The Invisible Revolution
The constitutional reform movement of the Bolivarian Republic of Venezuela.
Thursday, February 23, 2006
Secretary of Defense Donald Rumsfeld recently compared Venezuelan President Hugo Chavez to Adolf Hitler. The same week, UNESCO (United Nations Educational, Scientific, and Cultural Organization) awarded President Chavez the Jose Marti Award recognizing the elimination of illiteracy in Venezuela.
What has Chavez done to exact the wrath of the Bush Administration and win the accolades of many in the international community?
The process (“el proceso”) taking place in Venezuela has remained largely invisible, at least to people in the United States. Throughout Latin America, however, el proceso has captured the imagination of many social reformers who have embraced the mantel of Simon Bolivar as raised by Hugo Chavez to promote a movement of fundamental social uplift in the Americas.
Hugo Chavez, a former paratrooper and officer in the Venezuelan army, has been elected or affirmed as president by a definitive majority in six internationally monitored elections. He survived a US-supported coup attempt in 2002, thwarted in part by a massive mobilization of more than a million citizens who surrounded the presidential palace demanding the democratically-elected president’s reinstatement.
After his first election in 1998, Chavez initiated a democratic constitutional reform process in which all political parties participated in drafting the new Constitution of the Bolivarian Republic of Venezuela. Even Chavez’s staunch opponents applaud the new constitution as durable and used its very mechanisms to mount the unsuccessful 2004 Recall Referendum. (Chavez won 59 percent of the vote; former President Jimmy Carter and staff of the Carter Center verified it as a free, fair, and open election.)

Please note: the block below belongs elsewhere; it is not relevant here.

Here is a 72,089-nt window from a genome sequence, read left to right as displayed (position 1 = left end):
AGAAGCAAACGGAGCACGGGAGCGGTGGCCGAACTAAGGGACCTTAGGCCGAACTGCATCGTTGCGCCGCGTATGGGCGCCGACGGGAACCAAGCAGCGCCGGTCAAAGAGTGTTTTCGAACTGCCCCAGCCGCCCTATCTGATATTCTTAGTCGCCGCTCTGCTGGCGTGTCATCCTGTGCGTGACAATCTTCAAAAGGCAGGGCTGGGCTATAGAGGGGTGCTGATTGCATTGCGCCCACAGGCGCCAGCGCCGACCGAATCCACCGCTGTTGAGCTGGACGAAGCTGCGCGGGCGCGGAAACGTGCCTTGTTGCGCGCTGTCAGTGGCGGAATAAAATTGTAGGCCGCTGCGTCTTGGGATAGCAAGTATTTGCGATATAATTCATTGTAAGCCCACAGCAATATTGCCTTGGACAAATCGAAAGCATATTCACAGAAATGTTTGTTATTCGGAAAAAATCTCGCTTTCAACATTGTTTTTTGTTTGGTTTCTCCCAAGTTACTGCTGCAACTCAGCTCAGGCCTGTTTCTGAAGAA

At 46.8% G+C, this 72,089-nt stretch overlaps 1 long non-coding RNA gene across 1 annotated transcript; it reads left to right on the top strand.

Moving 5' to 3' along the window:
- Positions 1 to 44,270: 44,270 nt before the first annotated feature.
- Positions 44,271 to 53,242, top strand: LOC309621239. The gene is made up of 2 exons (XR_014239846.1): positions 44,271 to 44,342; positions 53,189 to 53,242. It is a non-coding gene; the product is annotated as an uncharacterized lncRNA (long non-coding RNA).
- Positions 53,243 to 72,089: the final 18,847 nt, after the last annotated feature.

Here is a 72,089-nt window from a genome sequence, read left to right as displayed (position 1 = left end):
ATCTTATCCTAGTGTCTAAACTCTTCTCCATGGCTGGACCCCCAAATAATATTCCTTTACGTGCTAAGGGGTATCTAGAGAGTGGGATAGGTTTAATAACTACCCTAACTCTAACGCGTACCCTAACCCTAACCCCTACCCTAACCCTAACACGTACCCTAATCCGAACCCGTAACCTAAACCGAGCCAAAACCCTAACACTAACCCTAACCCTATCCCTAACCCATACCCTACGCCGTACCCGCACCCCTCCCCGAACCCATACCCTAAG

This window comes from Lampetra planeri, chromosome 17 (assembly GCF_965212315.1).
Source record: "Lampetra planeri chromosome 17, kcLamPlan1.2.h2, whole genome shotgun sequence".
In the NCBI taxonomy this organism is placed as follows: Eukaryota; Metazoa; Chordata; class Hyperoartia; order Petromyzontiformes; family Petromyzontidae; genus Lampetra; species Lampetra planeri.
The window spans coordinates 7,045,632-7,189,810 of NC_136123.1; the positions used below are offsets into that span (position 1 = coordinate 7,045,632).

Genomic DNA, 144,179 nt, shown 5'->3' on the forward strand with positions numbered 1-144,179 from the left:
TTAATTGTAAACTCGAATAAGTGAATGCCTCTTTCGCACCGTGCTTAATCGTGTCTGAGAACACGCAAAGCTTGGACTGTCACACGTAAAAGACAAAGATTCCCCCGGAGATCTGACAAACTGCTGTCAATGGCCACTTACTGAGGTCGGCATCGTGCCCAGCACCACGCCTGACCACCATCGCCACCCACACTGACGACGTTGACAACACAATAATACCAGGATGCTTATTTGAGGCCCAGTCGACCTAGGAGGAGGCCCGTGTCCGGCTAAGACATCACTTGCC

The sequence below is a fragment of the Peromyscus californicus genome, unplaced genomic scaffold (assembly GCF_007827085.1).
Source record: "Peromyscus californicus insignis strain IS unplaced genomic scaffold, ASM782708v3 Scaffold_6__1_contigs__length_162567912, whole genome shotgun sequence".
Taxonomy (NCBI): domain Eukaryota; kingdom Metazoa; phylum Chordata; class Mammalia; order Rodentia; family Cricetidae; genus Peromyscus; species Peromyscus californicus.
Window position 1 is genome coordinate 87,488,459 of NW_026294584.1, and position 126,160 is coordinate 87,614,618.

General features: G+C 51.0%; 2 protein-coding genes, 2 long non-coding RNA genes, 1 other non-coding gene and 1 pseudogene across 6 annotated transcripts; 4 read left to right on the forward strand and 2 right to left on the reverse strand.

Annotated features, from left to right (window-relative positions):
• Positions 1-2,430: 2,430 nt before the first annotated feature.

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As a member of a National Lawyers Guild delegation to Venezuela in early February, I had the opportunity to meet with opposition parties, human rights organizations, and government representatives and to walk in poor barrios, cooperatives, and medical clinics. Opposition groups and media representatives reported no government reprisals or censorship based on their anti-Chavez sentiments and activities. In fact, the vast majority of television, radio, and print media are owned privately by wealthy elites who oppose the Chavez presidency.
THE MEDIA HAS FAILED TO DOCUMENT VENEZUELA’S UTILIZATION OF ITS RICH OIL RESOURCES TO INVEST IN HEALTH CARE, EDUCATION, NUTRITION AND OTHER SOCIAL PROGRAMS.
Chavez opponents acknowledge that he enjoys a clear majority of support from Venezuelan citizens and that the constitutional process has invigorated a healthy and unprecedented form of participatory democracy. The opponents lament that there are simply more voters rooted in the ranks of the poor sectors to whom Chavez has directed his reforms.
Despite these electoral odds, opposition groups have drawn on US government contributions channeled through the National Endowment for Democracy and USAID’s Office for Transition Initiatives (OTI) to support their anti-Chavez campaigns.